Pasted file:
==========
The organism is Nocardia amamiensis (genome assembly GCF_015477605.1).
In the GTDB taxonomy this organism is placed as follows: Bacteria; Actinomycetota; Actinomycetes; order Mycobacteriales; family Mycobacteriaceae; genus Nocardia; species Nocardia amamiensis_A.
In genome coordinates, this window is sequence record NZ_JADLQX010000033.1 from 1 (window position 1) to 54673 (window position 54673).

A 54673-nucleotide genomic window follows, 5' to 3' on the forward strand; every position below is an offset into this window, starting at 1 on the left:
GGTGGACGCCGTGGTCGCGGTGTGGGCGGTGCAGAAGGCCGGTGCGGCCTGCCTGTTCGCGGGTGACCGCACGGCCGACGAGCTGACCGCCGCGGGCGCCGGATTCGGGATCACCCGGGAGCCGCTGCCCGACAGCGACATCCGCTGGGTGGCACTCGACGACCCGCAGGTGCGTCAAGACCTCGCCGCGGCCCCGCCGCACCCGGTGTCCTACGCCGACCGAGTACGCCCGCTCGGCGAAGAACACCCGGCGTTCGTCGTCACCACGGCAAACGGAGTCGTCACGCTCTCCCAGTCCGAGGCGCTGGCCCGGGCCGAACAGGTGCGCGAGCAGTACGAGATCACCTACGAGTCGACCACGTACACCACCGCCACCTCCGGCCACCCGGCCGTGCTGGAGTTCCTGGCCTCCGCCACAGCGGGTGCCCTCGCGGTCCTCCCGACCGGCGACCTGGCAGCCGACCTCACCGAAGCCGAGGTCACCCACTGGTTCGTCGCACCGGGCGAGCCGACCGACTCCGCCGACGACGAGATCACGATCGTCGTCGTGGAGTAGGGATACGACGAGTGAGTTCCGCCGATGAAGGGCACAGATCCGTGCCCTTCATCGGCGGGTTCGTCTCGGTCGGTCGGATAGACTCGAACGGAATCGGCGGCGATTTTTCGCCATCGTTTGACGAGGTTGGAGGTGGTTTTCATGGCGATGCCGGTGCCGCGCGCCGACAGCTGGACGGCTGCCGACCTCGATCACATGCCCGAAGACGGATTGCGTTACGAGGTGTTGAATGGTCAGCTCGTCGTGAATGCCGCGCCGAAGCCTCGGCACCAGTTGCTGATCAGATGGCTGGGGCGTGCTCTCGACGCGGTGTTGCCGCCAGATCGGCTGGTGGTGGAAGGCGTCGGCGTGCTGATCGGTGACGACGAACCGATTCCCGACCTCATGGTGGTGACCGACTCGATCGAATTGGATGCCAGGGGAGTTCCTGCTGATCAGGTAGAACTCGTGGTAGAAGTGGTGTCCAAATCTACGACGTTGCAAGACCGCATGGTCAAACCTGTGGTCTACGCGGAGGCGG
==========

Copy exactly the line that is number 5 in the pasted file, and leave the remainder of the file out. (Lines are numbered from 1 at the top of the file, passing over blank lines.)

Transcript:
GGTGGACGCCGTGGTCGCGGTGTGGGCGGTGCAGAAGGCCGGTGCGGCCTGCCTGTTCGCGGGTGACCGCACGGCCGACGAGCTGACCGCCGCGGGCGCCGGATTCGGGATCACCCGGGAGCCGCTGCCCGACAGCGACATCCGCTGGGTGGCACTCGACGACCCGCAGGTGCGTCAAGACCTCGCCGCGGCCCCGCCGCACCCGGTGTCCTACGCCGACCGAGTACGCCCGCTCGGCGAAGAACACCCGGCGTTCGTCGTCACCACGGCAAACGGAGTCGTCACGCTCTCCCAGTCCGAGGCGCTGGCCCGGGCCGAACAGGTGCGCGAGCAGTACGAGATCACCTACGAGTCGACCACGTACACCACCGCCACCTCCGGCCACCCGGCCGTGCTGGAGTTCCTGGCCTCCGCCACAGCGGGTGCCCTCGCGGTCCTCCCGACCGGCGACCTGGCAGCCGACCTCACCGAAGCCGAGGTCACCCACTGGTTCGTCGCACCGGGCGAGCCGACCGACTCCGCCGACGACGAGATCACGATCGTCGTCGTGGAGTAGGGATACGACGAGTGAGTTCCGCCGATGAAGGGCACAGATCCGTGCCCTTCATCGGCGGGTTCGTCTCGGTCGGTCGGATAGACTCGAACGGAATCGGCGGCGATTTTTCGCCATCGTTTGACGAGGTTGGAGGTGGTTTTCATGGCGATGCCGGTGCCGCGCGCCGACAGCTGGACGGCTGCCGACCTCGATCACATGCCCGAAGACGGATTGCGTTACGAGGTGTTGAATGGTCAGCTCGTCGTGAATGCCGCGCCGAAGCCTCGGCACCAGTTGCTGATCAGATGGCTGGGGCGTGCTCTCGACGCGGTGTTGCCGCCAGATCGGCTGGTGGTGGAAGGCGTCGGCGTGCTGATCGGTGACGACGAACCGATTCCCGACCTCATGGTGGTGACCGACTCGATCGAATTGGATGCCAGGGGAGTTCCTGCTGATCAGGTAGAACTCGTGGTAGAAGTGGTGTCCAAATCTACGACGTTGCAAGACCGCATGGTCAAACCTGTGGTCTACGCGGAGGCGG